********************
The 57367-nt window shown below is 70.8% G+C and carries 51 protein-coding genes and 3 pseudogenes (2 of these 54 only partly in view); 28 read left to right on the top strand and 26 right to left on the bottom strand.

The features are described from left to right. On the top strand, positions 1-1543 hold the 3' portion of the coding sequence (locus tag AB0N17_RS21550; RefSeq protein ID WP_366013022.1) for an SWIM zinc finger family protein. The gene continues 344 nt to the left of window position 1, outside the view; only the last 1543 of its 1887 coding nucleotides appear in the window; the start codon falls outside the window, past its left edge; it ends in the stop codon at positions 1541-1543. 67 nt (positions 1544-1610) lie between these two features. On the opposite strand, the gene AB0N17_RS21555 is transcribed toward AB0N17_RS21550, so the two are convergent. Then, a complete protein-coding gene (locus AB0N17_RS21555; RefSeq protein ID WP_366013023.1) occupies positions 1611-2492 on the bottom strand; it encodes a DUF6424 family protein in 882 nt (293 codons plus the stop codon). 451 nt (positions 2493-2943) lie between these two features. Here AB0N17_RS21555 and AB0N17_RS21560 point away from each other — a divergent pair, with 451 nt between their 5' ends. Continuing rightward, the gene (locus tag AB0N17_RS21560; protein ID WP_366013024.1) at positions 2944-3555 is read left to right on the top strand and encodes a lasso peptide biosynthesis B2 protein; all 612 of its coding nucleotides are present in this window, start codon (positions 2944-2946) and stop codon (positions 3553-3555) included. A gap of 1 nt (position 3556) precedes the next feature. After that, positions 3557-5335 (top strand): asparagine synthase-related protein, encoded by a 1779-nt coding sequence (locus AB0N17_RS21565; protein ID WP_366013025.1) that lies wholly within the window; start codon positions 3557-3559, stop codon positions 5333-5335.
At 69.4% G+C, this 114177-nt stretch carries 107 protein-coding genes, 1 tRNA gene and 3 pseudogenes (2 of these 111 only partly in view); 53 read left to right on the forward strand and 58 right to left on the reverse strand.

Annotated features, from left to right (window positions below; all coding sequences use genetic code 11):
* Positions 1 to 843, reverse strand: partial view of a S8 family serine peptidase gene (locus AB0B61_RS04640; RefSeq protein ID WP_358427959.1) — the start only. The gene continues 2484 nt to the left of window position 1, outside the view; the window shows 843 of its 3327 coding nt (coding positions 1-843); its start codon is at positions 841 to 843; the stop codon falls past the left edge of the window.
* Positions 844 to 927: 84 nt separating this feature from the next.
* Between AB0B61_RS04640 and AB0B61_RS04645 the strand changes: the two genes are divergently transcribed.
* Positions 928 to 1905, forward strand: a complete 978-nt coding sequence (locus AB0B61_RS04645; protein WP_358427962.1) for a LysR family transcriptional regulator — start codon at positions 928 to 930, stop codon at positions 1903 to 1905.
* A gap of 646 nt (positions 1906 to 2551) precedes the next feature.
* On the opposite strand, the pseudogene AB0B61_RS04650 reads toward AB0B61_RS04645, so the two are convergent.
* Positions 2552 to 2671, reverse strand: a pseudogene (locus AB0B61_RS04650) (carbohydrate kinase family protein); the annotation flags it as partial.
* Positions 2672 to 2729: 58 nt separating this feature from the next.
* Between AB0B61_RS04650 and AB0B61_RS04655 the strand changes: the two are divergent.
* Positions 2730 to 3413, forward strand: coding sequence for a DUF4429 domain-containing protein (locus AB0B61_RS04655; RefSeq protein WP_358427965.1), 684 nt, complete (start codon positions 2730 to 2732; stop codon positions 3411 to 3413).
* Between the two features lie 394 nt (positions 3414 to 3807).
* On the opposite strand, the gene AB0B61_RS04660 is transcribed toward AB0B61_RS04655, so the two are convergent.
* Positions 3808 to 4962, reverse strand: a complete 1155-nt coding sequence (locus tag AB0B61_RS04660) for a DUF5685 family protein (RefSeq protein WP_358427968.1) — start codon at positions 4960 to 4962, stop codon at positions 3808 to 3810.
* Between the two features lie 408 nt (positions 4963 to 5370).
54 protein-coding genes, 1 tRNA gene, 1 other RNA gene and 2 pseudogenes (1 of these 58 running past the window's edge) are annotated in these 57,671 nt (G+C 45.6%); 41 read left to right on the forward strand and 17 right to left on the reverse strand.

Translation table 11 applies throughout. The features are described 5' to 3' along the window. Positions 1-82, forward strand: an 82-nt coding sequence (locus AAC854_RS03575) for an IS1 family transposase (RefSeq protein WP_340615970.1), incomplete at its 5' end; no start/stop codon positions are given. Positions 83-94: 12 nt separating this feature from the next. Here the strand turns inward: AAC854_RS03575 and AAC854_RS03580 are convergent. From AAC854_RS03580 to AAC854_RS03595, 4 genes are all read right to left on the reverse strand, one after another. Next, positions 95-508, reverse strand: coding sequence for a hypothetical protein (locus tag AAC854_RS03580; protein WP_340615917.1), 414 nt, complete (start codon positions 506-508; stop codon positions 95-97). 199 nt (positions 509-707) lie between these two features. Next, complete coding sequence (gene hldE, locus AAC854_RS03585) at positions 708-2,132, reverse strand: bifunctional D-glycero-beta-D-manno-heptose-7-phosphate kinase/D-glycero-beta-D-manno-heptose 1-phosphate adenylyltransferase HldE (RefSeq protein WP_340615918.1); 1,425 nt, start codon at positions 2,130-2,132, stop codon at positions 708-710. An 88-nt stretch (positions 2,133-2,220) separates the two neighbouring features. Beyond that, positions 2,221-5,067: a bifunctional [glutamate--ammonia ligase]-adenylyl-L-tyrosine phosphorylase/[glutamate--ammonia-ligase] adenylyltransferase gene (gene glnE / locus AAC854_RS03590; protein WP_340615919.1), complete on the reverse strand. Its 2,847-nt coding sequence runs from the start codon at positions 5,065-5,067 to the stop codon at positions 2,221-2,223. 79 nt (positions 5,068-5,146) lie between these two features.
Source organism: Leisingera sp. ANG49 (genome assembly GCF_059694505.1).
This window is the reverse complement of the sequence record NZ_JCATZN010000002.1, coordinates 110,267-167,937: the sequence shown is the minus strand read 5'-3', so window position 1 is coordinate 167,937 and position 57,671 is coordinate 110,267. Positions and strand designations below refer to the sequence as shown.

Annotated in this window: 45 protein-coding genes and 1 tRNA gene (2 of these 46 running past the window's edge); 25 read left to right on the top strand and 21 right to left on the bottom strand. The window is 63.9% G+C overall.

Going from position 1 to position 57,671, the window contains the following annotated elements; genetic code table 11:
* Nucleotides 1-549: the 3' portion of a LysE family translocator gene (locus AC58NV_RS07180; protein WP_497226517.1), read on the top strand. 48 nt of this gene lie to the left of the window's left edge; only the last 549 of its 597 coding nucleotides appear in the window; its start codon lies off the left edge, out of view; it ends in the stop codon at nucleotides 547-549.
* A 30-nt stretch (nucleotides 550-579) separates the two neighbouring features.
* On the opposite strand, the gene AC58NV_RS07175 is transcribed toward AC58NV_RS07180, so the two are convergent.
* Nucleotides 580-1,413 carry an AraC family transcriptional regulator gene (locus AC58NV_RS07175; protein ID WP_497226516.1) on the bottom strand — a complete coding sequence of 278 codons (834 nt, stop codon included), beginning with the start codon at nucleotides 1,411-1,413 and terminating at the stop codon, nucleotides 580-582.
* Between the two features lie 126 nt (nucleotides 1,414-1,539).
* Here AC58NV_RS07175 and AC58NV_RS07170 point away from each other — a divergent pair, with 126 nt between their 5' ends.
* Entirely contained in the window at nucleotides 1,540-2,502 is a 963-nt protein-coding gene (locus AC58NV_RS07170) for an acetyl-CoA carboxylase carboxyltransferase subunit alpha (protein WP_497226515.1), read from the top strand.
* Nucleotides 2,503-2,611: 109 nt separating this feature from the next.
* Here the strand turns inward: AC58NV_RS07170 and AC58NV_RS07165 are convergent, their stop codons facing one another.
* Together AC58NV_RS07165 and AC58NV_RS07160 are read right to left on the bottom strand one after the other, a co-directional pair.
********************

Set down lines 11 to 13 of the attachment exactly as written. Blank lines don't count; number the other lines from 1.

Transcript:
* Positions 2552 to 2671, reverse strand: a pseudogene (locus AB0B61_RS04650) (carbohydrate kinase family protein); the annotation flags it as partial.
* Positions 2672 to 2729: 58 nt separating this feature from the next.
* Between AB0B61_RS04650 and AB0B61_RS04655 the strand changes: the two are divergent.